What We Liked
The structure of this 2003 version of Managing Successful Programs (MSP) is much better organized, more explicit and, in our view, more relevant to the subject as defined earlier than was the 1999 version. In Figure 1 we have constructed from our understanding of the text and illustrations a simplified flow diagram to illustrate the methodology. This spans from the initial vision to the successful realization of benefits and includes the range of types of program contemplated.
Figure 1: MSP flow chart
As indicated in the diagram, MSP uses a number of terms that require explanation:
Program - A portfolio of projects and activities that are coordinated and managed as a unit such that they achieve outcomes and realize benefits.
Outcome - The result of change, normally affecting real-world behavior and/or circumstances. Outcomes are desired when a change is conceived. Outcomes are achieved as a result of the activities undertaken to effect change.
Benefit - The quantifiable and measurable improvement resulting from an outcome that is perceived as positive by stakeholders and that will normally have tangible value expressed in monetary or resource terms. Benefits are realized as a result of activities undertaken to effect change.
Program Mandate - The trigger for the program from senior management who are sponsoring the program.
Vision Statement - An outward-facing description of the new capabilities that result from program delivery.
Blueprint - A model of the business or organization, its working practices and processes, the information it requires and the technology that will be needed to deliver the capability described in the Vision Statement.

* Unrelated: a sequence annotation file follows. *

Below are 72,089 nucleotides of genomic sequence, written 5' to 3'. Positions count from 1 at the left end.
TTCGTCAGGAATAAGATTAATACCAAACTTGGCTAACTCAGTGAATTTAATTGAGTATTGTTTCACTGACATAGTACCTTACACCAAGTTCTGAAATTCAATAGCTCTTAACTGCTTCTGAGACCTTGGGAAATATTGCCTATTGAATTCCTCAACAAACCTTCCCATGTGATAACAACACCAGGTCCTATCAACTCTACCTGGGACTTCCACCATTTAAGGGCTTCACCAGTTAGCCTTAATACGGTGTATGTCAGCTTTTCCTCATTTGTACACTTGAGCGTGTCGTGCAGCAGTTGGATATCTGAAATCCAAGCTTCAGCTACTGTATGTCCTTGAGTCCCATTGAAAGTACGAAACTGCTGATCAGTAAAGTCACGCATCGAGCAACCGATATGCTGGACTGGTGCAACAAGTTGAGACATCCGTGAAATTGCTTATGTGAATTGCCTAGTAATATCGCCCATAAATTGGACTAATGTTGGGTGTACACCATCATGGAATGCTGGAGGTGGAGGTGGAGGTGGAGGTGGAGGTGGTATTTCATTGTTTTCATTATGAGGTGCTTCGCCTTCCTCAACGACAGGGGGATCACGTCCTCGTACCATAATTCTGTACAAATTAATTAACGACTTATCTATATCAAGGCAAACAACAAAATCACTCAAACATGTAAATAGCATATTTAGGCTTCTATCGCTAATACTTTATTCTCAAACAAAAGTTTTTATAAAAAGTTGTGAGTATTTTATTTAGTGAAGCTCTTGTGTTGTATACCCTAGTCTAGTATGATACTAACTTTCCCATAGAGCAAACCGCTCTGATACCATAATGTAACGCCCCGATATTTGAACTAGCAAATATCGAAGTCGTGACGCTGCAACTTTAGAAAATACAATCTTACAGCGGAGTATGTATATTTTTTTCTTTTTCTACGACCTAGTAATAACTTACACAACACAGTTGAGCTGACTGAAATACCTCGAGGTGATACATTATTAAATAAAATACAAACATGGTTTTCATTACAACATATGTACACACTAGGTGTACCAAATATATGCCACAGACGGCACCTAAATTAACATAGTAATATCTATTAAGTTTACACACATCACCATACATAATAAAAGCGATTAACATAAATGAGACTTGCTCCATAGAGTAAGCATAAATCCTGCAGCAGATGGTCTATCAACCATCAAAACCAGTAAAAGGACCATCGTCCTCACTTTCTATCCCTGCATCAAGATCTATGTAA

Tranche - A group of projects structured around distinct step changes in capability and benefit delivery.
In addition, MSP also uses the following terms:
Senior Responsible Owner - The individual who is ultimately accountable for successful delivery. This title is apparently used extensively within the UK public sector for both programs and projects. Also known as "Program Director", this person is effectively the program or project champion.
Program Manager - The role responsible for the setup, management and operation of the program. Typically allocated to a single individual.
Business Change Manager - The role responsible for benefits management, from identification through to delivery, and ensuring the implementation and embedding of the new capabilities delivered by the projects. Typically allocated to more than one individual covering all the business areas concerned. Also known as "Change Agent".
In our view, the flow of the whole concept, process and hence the whole book is logical and complete. Where necessary, further detail is provided in the Appendices, including the required contents for the main documents generated and referenced through the process.
9. Glossary, Managing Successful Programmes, pp125-128
10. Managing Successful Programmes, p5